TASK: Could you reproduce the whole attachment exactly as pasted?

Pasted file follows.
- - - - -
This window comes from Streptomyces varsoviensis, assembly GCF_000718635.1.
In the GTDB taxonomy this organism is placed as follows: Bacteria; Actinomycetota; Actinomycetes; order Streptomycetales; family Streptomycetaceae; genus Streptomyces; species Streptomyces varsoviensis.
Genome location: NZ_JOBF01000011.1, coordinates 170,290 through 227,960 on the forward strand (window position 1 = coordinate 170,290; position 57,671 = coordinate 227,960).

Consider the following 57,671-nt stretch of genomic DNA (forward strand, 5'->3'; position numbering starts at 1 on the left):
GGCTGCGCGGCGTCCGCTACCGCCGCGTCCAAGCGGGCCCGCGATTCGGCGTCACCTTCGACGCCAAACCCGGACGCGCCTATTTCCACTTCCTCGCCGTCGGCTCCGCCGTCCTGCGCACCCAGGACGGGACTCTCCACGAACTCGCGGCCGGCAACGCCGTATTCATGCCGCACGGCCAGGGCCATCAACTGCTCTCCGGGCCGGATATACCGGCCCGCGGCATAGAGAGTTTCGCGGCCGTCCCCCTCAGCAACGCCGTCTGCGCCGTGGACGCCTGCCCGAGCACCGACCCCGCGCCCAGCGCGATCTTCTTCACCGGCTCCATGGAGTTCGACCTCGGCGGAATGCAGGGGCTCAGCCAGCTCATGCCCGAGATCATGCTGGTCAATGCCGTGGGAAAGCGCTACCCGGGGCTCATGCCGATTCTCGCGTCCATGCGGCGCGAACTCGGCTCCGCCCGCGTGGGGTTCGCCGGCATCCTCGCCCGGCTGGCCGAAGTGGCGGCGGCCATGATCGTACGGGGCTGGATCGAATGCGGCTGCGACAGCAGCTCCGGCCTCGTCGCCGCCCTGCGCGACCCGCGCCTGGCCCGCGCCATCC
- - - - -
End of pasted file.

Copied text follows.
This window comes from Streptomyces varsoviensis, assembly GCF_000718635.1.
In the GTDB taxonomy this organism is placed as follows: Bacteria; Actinomycetota; Actinomycetes; order Streptomycetales; family Streptomycetaceae; genus Streptomyces; species Streptomyces varsoviensis.
Genome location: NZ_JOBF01000011.1, coordinates 170,290 through 227,960 on the forward strand (window position 1 = coordinate 170,290; position 57,671 = coordinate 227,960).

Consider the following 57,671-nt stretch of genomic DNA (forward strand, 5'->3'; position numbering starts at 1 on the left):
GGCTGCGCGGCGTCCGCTACCGCCGCGTCCAAGCGGGCCCGCGATTCGGCGTCACCTTCGACGCCAAACCCGGACGCGCCTATTTCCACTTCCTCGCCGTCGGCTCCGCCGTCCTGCGCACCCAGGACGGGACTCTCCACGAACTCGCGGCCGGCAACGCCGTATTCATGCCGCACGGCCAGGGCCATCAACTGCTCTCCGGGCCGGATATACCGGCCCGCGGCATAGAGAGTTTCGCGGCCGTCCCCCTCAGCAACGCCGTCTGCGCCGTGGACGCCTGCCCGAGCACCGACCCCGCGCCCAGCGCGATCTTCTTCACCGGCTCCATGGAGTTCGACCTCGGCGGAATGCAGGGGCTCAGCCAGCTCATGCCCGAGATCATGCTGGTCAATGCCGTGGGAAAGCGCTACCCGGGGCTCATGCCGATTCTCGCGTCCATGCGGCGCGAACTCGGCTCCGCCCGCGTGGGGTTCGCCGGCATCCTCGCCCGGCTGGCCGAAGTGGCGGCGGCCATGATCGTACGGGGCTGGATCGAATGCGGCTGCGACAGCAGCTCCGGCCTCGTCGCCGCCCTGCGCGACCCGCGCCTGGCCCGCGCCATCC